Obviously, the media is trying to create the narrative that Sarah is nothing more than a money grubbing "celebrity" cashing in. Never mind many colleges and universities hire speakers all of the time, often paying huge fees, and don't manage to break even, let alone make money.

It speaks to her star power that she can draw crowds anywhere she goes, and make money for the promoters of these events. No one else in the GOP could pull this off, except for maybe President Bush. Certainly none of the presidential wannabees.

The sales of the $5000 tables alone brought in $20,000 more than it cost to have Sarah speak.

Sorry to rant, but this made up "controversy" the media tries to create every time Sarah Palin gives a speech, gets old! To be fair though, this reporter did lay out the facts about the event, as well as the dollars, which is better than most.

Also appearing in the Fresno Bee was this from the Associated Press:
LEMOORE, Calif. -- Sarah Palin returned to Central California's agricultural region Sunday and lambasted the federal government for limiting the amount of water the state's farmers can get for their crops.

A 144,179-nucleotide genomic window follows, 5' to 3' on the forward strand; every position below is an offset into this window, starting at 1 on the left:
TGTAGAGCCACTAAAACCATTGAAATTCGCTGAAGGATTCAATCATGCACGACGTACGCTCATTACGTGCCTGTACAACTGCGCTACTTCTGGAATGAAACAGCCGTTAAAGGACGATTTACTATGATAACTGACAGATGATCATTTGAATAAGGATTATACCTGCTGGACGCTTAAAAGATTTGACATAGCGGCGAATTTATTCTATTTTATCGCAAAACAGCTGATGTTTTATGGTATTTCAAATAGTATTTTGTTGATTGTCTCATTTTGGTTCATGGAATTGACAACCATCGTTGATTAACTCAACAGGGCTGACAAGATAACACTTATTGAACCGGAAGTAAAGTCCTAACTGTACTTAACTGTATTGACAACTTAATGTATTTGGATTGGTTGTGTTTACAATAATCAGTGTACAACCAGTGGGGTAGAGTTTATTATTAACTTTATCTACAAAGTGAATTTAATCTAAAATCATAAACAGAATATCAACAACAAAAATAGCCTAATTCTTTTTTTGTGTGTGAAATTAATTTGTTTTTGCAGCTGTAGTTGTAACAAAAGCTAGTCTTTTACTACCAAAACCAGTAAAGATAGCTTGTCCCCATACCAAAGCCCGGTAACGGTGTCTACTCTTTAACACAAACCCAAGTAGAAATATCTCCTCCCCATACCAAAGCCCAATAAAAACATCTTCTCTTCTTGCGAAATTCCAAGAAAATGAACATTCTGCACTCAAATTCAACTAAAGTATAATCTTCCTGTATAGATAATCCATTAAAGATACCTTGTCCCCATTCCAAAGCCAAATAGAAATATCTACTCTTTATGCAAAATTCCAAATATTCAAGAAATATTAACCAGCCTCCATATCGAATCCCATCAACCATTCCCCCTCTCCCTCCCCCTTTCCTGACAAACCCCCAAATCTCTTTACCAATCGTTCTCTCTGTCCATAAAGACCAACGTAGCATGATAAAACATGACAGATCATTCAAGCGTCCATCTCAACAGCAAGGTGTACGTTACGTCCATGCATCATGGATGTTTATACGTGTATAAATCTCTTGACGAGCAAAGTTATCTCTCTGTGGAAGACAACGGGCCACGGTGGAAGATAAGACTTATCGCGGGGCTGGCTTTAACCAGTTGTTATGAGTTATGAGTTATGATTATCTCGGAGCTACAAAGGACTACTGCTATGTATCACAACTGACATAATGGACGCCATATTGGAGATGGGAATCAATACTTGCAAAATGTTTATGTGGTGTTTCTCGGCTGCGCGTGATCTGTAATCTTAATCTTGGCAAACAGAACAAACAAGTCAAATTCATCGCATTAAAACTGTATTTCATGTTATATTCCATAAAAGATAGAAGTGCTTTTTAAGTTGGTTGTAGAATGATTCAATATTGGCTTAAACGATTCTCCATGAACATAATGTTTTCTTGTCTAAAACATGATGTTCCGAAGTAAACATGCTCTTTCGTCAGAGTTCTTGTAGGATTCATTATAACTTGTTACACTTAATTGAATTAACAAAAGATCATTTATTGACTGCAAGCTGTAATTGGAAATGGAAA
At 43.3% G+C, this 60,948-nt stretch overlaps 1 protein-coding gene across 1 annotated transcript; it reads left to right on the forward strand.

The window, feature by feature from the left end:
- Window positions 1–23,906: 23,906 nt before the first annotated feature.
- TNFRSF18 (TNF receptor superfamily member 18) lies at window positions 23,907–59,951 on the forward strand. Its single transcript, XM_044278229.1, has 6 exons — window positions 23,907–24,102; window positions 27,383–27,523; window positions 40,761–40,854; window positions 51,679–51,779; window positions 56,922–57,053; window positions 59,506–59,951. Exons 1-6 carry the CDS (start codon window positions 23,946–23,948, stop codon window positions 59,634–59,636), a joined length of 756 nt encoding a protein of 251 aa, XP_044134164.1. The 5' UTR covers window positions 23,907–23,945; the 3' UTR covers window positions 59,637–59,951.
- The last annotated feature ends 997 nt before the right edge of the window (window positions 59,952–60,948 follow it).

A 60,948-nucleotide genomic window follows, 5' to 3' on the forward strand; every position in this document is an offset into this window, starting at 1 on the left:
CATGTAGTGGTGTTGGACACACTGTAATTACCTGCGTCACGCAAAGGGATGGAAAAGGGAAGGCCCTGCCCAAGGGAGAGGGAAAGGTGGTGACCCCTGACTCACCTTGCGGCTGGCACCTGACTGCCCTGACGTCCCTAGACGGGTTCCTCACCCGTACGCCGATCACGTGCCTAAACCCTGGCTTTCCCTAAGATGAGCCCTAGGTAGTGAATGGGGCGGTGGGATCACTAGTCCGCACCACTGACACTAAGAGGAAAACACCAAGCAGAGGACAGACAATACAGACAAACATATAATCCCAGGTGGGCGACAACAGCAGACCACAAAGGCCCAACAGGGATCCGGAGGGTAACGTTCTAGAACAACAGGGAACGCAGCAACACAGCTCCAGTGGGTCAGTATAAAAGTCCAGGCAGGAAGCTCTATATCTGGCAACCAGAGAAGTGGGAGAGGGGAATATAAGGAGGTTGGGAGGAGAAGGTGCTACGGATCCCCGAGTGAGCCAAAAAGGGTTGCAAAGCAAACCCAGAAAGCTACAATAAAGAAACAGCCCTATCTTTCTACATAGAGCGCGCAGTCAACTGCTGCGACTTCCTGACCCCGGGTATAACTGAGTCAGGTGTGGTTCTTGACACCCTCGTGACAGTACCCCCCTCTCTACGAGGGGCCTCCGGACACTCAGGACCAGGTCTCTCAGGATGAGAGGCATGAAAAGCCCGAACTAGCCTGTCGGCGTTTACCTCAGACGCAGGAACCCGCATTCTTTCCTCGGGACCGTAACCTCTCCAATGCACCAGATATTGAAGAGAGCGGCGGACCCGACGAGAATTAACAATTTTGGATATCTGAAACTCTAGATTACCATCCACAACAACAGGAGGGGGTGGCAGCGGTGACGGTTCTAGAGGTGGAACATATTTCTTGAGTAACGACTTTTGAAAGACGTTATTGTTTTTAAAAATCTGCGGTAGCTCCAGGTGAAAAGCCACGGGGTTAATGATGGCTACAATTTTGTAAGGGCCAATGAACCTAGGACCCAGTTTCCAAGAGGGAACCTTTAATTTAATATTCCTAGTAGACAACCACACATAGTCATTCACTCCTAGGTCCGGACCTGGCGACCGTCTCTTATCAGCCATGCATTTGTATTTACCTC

The former Alaska governor told more than 1,400 people at West Hills College in Lemoore that endangered species regulations protecting the Delta smelt and limiting pumping are "destroying" the lives of those in the Central Valley.

"A faceless government is taking away their lifeline, water, all because of a 3-inch fish," Palin said. "Where I come from, a 3-inch fish, we call that bait. There is no need to destroy people's lives over bait."

Palin also spoke about high gas prices, dependence on foreign oil, the need for domestic drilling and limiting currency inflation.

"The government should get out of our way and let us get this economy moving again," she said. "Instead of drilling ourselves and circulating the money here, we're relying on foreign regimes."

"It was awesome, she was right on," said Doug Freitas, a Lemoore farmer, after the speech. "About water, there are farmers who can't grow their crops, these hardworking people can't pay their bills. And the deficit, it's so scary and it seems like the general public doesn't realize it."

Palin is the first of several high profile figures the university will host as part of its new distinguished speaker series. Former first lady Laura Bush is scheduled to speak at the sports arena in September. Next February, Princeton scholar Cornell West will visit.

H/T: Cubachi [video capture]